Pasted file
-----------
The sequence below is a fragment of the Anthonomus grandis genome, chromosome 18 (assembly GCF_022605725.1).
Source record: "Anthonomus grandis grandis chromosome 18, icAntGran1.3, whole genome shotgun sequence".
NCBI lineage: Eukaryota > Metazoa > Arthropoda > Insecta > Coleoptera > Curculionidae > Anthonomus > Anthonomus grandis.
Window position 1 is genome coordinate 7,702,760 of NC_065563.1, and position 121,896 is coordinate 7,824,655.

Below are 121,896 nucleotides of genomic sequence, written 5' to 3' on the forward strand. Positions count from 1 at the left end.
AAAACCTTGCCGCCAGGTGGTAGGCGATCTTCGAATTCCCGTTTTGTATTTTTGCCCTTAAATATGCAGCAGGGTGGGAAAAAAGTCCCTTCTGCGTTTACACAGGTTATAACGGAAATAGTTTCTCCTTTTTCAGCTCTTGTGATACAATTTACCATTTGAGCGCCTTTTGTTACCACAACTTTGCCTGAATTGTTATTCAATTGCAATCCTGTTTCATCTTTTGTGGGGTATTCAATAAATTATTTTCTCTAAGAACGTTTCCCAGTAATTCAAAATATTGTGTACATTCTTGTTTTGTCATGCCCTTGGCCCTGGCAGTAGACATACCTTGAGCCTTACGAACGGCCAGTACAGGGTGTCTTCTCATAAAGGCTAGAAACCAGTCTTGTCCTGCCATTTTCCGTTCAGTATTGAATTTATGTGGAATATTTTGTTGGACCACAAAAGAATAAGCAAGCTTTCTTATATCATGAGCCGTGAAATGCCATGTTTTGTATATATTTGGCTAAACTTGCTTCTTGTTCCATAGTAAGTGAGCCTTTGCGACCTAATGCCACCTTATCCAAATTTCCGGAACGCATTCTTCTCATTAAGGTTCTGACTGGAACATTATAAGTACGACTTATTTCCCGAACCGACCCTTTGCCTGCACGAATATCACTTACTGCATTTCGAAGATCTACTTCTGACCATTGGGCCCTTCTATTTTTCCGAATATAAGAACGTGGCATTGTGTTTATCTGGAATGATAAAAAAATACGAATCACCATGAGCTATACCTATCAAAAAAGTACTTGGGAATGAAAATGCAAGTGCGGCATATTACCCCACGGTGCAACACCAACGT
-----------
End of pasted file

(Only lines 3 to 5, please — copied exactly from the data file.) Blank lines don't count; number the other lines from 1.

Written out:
NCBI lineage: Eukaryota > Metazoa > Arthropoda > Insecta > Coleoptera > Curculionidae > Anthonomus > Anthonomus grandis.
Window position 1 is genome coordinate 7,702,760 of NC_065563.1, and position 121,896 is coordinate 7,824,655.

Below are 121,896 nucleotides of genomic sequence, written 5' to 3' on the forward strand. Positions count from 1 at the left end.